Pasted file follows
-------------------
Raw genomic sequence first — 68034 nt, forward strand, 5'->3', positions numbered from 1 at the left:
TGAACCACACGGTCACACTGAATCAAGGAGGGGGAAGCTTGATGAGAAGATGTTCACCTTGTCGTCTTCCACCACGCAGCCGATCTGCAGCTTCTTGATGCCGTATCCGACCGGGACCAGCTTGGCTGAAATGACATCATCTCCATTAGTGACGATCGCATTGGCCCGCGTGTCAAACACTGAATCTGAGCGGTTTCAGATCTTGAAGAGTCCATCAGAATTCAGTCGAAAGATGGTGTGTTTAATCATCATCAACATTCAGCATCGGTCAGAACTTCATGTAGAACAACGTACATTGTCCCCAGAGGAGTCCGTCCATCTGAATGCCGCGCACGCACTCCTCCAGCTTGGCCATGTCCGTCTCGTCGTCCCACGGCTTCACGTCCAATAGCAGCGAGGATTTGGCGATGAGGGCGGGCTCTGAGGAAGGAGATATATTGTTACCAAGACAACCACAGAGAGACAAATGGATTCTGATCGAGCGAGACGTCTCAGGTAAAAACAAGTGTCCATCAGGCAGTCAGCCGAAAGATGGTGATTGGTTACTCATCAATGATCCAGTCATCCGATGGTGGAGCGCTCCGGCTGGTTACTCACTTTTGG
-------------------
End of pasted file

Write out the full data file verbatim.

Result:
Raw genomic sequence first — 68034 nt, forward strand, 5'->3', positions numbered from 1 at the left:
TGAACCACACGGTCACACTGAATCAAGGAGGGGGAAGCTTGATGAGAAGATGTTCACCTTGTCGTCTTCCACCACGCAGCCGATCTGCAGCTTCTTGATGCCGTATCCGACCGGGACCAGCTTGGCTGAAATGACATCATCTCCATTAGTGACGATCGCATTGGCCCGCGTGTCAAACACTGAATCTGAGCGGTTTCAGATCTTGAAGAGTCCATCAGAATTCAGTCGAAAGATGGTGTGTTTAATCATCATCAACATTCAGCATCGGTCAGAACTTCATGTAGAACAACGTACATTGTCCCCAGAGGAGTCCGTCCATCTGAATGCCGCGCACGCACTCCTCCAGCTTGGCCATGTCCGTCTCGTCGTCCCACGGCTTCACGTCCAATAGCAGCGAGGATTTGGCGATGAGGGCGGGCTCTGAGGAAGGAGATATATTGTTACCAAGACAACCACAGAGAGACAAATGGATTCTGATCGAGCGAGACGTCTCAGGTAAAAACAAGTGTCCATCAGGCAGTCAGCCGAAAGATGGTGATTGGTTACTCATCAATGATCCAGTCATCCGATGGTGGAGCGCTCCGGCTGGTTACTCACTTTTGG